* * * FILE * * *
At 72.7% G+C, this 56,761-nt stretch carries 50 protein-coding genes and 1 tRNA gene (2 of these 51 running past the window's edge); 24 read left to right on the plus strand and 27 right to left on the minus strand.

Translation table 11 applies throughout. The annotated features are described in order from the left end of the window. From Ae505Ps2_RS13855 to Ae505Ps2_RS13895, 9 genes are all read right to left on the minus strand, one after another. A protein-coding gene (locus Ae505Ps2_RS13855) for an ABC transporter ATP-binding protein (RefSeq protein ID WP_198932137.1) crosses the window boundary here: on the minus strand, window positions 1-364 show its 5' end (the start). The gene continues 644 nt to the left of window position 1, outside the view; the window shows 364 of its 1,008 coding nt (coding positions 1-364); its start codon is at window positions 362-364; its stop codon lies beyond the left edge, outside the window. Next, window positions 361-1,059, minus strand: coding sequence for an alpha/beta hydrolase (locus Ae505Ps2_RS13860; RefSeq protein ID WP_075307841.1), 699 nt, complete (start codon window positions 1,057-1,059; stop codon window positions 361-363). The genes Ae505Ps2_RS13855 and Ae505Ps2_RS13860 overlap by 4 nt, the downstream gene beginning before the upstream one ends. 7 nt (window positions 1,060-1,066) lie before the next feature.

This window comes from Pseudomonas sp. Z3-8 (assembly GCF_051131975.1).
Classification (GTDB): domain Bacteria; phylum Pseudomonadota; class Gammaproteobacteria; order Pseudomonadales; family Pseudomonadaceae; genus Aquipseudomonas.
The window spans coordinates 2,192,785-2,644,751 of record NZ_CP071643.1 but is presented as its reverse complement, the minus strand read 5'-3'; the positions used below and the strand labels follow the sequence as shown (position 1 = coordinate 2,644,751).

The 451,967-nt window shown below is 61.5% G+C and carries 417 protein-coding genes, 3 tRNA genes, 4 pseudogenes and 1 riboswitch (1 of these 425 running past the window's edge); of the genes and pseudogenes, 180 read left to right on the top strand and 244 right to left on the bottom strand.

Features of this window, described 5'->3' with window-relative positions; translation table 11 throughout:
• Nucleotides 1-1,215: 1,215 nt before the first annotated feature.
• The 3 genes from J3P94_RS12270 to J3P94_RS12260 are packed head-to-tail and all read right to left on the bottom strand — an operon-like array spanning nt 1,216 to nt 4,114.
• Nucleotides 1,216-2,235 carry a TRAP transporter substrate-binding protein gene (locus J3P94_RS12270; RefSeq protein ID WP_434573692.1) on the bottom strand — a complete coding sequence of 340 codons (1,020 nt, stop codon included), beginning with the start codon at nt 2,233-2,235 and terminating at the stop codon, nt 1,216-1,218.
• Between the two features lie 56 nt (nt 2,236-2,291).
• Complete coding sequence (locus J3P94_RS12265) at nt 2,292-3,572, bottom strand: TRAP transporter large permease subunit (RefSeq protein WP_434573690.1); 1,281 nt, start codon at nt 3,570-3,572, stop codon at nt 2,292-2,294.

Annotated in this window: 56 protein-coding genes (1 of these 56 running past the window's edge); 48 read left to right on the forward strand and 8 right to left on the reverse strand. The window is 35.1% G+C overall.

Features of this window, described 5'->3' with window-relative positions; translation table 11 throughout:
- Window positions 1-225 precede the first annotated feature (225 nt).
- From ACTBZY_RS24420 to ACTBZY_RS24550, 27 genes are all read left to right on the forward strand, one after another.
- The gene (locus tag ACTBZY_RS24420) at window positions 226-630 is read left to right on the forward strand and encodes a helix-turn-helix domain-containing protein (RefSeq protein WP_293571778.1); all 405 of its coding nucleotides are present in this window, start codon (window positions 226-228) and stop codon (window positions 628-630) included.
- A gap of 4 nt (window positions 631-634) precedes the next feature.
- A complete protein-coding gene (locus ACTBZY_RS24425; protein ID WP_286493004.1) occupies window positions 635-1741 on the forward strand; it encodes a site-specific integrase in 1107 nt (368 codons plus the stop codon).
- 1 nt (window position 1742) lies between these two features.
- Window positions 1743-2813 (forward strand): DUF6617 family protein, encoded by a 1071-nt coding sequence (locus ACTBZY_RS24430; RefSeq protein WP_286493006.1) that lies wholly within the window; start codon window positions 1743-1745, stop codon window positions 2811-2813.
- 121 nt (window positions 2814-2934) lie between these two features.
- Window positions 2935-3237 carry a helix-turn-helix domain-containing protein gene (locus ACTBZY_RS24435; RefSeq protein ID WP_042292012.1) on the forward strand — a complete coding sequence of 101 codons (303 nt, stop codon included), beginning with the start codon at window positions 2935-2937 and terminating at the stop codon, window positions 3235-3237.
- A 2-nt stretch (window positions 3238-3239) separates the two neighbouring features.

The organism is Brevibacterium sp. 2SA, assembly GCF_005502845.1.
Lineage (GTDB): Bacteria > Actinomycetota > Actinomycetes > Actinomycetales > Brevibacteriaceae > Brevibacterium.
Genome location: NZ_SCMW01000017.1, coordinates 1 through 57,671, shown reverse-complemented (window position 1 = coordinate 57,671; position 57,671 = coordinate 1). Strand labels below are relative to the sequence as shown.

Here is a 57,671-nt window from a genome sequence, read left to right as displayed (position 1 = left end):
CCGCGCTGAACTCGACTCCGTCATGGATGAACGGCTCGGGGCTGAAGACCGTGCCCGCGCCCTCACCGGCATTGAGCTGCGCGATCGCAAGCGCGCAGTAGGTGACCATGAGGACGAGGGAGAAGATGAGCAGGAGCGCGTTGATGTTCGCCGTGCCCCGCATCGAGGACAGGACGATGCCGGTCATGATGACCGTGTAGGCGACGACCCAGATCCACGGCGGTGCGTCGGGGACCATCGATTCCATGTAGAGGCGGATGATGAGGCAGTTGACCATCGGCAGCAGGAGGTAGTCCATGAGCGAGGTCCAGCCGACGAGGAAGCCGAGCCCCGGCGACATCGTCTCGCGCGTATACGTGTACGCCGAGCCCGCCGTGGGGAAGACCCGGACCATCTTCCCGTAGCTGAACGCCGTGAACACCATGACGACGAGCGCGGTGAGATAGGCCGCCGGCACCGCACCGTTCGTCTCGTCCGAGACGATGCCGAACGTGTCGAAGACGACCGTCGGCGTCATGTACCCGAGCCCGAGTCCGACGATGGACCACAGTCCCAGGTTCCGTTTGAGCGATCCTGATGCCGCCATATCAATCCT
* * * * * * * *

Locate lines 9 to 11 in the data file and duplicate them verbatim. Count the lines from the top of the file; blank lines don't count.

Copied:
• The 3 genes from J3P94_RS12270 to J3P94_RS12260 are packed head-to-tail and all read right to left on the bottom strand — an operon-like array spanning nt 1,216 to nt 4,114.
• Nucleotides 1,216-2,235 carry a TRAP transporter substrate-binding protein gene (locus J3P94_RS12270; RefSeq protein ID WP_434573692.1) on the bottom strand — a complete coding sequence of 340 codons (1,020 nt, stop codon included), beginning with the start codon at nt 2,233-2,235 and terminating at the stop codon, nt 1,216-1,218.
• Between the two features lie 56 nt (nt 2,236-2,291).